HC Deb 06 July 1936 vol 314 c837

asked the Secretary of State for Foreign Affairs whether he is able to report any further progess in connection with the prevention of the smuggling into North China?


I understand that in recent weeks there has been a certain fall in the volume of goods illicitly imported; but it is too early yet to draw any conclusions from this.


asked the First Lord of the Admiralty what suitable naval craft there are on the China station that might assist in the prevention of smuggling in the north?

The FIRST LORD of the ADMIRALTY (Sir Samuel Hoare)

The prevention of smuggling in China is a matter for the Government of that country and the Chinese Maritime Customs, and the question of employing ships of the Royal Navy to assist in this service does not arise.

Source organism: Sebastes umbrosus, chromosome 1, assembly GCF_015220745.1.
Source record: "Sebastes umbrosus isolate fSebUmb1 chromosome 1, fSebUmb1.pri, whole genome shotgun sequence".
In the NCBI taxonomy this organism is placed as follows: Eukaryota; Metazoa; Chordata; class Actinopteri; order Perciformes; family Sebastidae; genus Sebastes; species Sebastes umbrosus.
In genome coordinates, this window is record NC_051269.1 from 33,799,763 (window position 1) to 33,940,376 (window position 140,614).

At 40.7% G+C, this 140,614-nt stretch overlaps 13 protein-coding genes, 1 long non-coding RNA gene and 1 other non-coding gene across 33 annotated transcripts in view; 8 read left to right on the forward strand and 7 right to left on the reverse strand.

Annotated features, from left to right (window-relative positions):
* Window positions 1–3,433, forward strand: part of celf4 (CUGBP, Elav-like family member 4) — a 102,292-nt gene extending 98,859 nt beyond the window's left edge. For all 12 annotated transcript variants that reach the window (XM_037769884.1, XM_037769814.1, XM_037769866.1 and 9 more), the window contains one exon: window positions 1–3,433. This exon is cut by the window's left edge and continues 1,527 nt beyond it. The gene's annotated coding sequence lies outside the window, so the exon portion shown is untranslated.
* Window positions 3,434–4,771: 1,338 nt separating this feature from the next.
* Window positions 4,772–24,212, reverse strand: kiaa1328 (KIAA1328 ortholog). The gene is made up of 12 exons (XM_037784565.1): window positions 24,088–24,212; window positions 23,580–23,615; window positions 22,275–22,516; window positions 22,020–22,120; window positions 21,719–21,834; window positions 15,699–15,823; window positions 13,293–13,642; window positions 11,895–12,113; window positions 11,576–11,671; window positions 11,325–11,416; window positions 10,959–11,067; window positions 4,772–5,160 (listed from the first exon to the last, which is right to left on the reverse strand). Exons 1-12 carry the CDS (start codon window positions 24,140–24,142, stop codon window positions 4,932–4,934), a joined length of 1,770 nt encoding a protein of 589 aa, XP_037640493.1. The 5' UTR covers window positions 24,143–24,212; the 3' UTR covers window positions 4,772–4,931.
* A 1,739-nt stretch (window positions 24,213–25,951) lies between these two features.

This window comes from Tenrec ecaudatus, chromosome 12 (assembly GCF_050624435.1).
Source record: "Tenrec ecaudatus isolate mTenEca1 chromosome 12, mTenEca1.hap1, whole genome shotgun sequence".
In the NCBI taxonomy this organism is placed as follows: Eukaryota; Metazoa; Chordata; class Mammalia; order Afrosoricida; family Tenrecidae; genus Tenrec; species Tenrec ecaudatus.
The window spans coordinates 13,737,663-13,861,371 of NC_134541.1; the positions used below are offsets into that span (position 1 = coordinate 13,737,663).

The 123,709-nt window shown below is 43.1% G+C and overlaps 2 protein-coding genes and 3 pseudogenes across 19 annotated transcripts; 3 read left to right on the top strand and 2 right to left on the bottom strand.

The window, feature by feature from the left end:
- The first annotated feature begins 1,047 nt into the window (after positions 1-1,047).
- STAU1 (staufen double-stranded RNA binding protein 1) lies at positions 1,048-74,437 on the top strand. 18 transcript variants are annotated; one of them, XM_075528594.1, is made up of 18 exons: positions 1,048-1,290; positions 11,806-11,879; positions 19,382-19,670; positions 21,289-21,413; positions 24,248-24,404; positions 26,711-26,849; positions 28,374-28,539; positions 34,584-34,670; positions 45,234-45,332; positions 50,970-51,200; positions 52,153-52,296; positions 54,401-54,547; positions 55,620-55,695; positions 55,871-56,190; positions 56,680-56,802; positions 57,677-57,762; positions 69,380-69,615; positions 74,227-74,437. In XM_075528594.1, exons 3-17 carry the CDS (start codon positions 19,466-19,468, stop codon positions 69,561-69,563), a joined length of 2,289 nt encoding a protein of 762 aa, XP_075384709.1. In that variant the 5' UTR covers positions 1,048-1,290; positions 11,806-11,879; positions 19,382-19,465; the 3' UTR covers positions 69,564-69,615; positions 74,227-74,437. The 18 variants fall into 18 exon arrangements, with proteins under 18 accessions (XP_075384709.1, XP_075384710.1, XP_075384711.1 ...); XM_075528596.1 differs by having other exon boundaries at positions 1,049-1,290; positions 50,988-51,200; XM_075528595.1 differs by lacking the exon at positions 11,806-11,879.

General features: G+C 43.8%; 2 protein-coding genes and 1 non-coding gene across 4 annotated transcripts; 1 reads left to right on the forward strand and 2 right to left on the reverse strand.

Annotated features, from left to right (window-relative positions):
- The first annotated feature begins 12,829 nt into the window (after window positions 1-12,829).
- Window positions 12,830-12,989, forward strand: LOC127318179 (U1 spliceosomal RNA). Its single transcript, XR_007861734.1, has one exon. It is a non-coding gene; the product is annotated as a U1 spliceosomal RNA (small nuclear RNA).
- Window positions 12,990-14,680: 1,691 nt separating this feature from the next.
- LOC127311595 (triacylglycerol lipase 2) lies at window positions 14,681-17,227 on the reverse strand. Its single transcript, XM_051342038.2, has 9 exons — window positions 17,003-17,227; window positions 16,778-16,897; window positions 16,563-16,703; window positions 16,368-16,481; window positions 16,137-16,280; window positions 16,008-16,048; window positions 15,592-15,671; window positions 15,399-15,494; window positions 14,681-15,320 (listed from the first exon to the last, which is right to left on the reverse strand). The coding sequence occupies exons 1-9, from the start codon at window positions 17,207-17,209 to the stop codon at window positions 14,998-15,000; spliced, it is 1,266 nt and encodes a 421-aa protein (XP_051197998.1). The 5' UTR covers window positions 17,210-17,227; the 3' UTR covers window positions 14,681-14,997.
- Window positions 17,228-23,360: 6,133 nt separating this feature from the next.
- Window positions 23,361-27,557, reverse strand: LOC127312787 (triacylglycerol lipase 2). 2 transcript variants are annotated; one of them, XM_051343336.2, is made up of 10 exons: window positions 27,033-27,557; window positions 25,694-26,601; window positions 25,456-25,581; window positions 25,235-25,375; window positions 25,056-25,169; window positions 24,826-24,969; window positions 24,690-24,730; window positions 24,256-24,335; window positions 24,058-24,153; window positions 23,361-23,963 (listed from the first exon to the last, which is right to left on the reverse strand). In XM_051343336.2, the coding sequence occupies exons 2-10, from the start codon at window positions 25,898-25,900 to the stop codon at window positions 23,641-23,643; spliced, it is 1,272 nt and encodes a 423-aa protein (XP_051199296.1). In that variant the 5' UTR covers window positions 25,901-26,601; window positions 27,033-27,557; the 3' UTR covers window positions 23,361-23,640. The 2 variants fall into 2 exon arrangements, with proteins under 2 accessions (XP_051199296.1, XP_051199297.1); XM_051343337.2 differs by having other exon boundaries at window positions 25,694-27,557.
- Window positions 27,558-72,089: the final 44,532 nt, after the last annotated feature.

21. Mr. LIDDALL (for Mr. MORGAN)

asked the Secretary of State for Foreign Affairs whether his attention has been called to the attack by Japanese residents at Tsingtao on the British Commissioner of Chinese Customs for his attempt to prohibit smuggling; whether British ships have been sent to the waters in question; and whether he will consult with the other Powers interested, including the United States, to devise measures for the restoration of normal conditions of trade for all Powers in Northern China?


As regards the first part of the question, I would refer my hon. Friend to the reply given on 1st July in answer to my hon. Friend the Member for Kirkdale (Mr. Rankin). As regards the second part of the question, there have been no special movements of units of the China squadron in connection with the recent disturbances at Tsingtao. As regards the third part of the question, His Majesty's Government have already been in touch with other interested Governments in regard to the situation.